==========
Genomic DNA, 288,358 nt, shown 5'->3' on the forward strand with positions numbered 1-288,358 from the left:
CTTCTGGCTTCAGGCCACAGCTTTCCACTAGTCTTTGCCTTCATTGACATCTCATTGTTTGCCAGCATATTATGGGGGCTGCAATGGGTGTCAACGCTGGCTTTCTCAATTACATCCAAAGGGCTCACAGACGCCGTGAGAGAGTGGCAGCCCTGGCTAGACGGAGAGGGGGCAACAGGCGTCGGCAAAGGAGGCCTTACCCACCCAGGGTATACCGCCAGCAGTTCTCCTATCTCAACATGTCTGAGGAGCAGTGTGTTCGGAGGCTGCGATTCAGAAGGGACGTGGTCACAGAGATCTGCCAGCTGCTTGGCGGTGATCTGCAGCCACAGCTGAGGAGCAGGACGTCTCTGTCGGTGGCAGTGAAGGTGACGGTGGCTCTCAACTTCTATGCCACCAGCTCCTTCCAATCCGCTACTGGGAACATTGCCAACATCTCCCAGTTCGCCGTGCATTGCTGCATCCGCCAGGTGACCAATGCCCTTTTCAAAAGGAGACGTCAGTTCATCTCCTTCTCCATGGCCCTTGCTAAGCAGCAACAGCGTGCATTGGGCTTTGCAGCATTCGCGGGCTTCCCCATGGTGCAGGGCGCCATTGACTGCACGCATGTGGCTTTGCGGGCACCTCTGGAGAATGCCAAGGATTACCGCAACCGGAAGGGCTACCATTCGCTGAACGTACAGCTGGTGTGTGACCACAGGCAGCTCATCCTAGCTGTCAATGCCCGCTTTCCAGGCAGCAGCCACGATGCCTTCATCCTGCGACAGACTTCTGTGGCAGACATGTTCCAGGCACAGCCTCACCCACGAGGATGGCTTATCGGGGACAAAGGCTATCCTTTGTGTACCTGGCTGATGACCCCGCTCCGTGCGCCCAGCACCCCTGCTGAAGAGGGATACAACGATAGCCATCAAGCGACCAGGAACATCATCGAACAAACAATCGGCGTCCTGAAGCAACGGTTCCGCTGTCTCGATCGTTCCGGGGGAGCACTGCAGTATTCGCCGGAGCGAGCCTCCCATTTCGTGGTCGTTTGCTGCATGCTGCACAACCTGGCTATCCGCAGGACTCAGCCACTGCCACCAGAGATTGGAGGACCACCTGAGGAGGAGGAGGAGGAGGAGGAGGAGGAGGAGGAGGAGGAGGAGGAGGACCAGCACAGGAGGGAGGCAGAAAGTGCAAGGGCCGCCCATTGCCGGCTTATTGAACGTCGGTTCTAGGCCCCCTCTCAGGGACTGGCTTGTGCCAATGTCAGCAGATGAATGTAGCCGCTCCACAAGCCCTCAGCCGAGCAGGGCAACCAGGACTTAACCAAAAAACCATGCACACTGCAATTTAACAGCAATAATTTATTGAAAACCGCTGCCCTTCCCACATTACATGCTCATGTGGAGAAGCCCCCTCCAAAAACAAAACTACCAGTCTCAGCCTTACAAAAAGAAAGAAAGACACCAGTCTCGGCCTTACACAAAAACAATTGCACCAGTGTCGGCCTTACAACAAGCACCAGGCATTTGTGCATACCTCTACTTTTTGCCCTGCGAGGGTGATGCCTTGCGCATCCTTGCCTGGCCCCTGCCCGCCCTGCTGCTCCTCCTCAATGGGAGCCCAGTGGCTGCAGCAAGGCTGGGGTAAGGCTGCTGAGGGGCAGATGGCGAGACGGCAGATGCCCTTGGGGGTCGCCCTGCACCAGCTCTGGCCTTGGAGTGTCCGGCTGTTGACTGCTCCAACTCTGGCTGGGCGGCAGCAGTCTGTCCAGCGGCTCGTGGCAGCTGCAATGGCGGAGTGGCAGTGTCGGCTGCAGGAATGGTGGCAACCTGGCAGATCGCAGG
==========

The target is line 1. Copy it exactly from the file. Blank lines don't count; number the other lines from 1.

Genomic DNA, 288,358 nt, shown 5'->3' on the forward strand with positions numbered 1-288,358 from the left: